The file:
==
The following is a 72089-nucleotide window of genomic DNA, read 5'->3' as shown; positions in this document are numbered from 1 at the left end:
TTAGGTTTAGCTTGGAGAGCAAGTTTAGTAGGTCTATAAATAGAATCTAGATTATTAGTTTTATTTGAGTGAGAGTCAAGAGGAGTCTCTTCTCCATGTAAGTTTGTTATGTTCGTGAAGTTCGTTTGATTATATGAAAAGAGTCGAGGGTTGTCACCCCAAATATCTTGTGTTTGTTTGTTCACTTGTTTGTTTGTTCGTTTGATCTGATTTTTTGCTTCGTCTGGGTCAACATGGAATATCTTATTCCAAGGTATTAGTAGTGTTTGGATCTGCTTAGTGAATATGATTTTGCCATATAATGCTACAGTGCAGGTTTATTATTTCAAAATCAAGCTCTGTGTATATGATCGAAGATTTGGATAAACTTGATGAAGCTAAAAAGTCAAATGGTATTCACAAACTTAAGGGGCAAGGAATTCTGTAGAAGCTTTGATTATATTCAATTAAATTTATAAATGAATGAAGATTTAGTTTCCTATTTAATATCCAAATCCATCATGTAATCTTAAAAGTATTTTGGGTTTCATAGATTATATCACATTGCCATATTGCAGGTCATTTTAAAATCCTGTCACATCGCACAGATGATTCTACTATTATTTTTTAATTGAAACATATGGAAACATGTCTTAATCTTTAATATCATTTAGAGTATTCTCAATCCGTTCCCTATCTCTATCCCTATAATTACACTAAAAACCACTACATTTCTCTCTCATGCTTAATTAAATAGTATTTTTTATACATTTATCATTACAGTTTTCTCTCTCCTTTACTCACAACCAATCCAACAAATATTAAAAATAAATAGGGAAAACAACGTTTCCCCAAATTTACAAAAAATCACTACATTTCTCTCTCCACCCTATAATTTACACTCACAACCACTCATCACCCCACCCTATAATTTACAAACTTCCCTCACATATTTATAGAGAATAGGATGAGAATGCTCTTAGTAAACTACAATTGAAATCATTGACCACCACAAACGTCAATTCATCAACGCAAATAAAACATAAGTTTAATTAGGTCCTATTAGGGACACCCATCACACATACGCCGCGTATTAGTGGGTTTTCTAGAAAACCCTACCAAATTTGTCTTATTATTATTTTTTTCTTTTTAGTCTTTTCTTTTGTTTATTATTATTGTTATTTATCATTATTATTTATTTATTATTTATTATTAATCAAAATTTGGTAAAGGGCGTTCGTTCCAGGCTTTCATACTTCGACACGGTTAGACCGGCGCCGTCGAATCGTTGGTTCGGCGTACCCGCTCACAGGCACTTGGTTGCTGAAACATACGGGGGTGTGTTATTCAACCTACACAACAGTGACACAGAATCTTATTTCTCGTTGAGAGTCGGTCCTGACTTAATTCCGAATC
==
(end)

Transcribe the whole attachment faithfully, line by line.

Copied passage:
The following is a 72089-nucleotide window of genomic DNA, read 5'->3' as shown; positions in this document are numbered from 1 at the left end:
TTAGGTTTAGCTTGGAGAGCAAGTTTAGTAGGTCTATAAATAGAATCTAGATTATTAGTTTTATTTGAGTGAGAGTCAAGAGGAGTCTCTTCTCCATGTAAGTTTGTTATGTTCGTGAAGTTCGTTTGATTATATGAAAAGAGTCGAGGGTTGTCACCCCAAATATCTTGTGTTTGTTTGTTCACTTGTTTGTTTGTTCGTTTGATCTGATTTTTTGCTTCGTCTGGGTCAACATGGAATATCTTATTCCAAGGTATTAGTAGTGTTTGGATCTGCTTAGTGAATATGATTTTGCCATATAATGCTACAGTGCAGGTTTATTATTTCAAAATCAAGCTCTGTGTATATGATCGAAGATTTGGATAAACTTGATGAAGCTAAAAAGTCAAATGGTATTCACAAACTTAAGGGGCAAGGAATTCTGTAGAAGCTTTGATTATATTCAATTAAATTTATAAATGAATGAAGATTTAGTTTCCTATTTAATATCCAAATCCATCATGTAATCTTAAAAGTATTTTGGGTTTCATAGATTATATCACATTGCCATATTGCAGGTCATTTTAAAATCCTGTCACATCGCACAGATGATTCTACTATTATTTTTTAATTGAAACATATGGAAACATGTCTTAATCTTTAATATCATTTAGAGTATTCTCAATCCGTTCCCTATCTCTATCCCTATAATTACACTAAAAACCACTACATTTCTCTCTCATGCTTAATTAAATAGTATTTTTTATACATTTATCATTACAGTTTTCTCTCTCCTTTACTCACAACCAATCCAACAAATATTAAAAATAAATAGGGAAAACAACGTTTCCCCAAATTTACAAAAAATCACTACATTTCTCTCTCCACCCTATAATTTACACTCACAACCACTCATCACCCCACCCTATAATTTACAAACTTCCCTCACATATTTATAGAGAATAGGATGAGAATGCTCTTAGTAAACTACAATTGAAATCATTGACCACCACAAACGTCAATTCATCAACGCAAATAAAACATAAGTTTAATTAGGTCCTATTAGGGACACCCATCACACATACGCCGCGTATTAGTGGGTTTTCTAGAAAACCCTACCAAATTTGTCTTATTATTATTTTTTTCTTTTTAGTCTTTTCTTTTGTTTATTATTATTGTTATTTATCATTATTATTTATTTATTATTTATTATTAATCAAAATTTGGTAAAGGGCGTTCGTTCCAGGCTTTCATACTTCGACACGGTTAGACCGGCGCCGTCGAATCGTTGGTTCGGCGTACCCGCTCACAGGCACTTGGTTGCTGAAACATACGGGGGTGTGTTATTCAACCTACACAACAGTGACACAGAATCTTATTTCTCGTTGAGAGTCGGTCCTGACTTAATTCCGAATC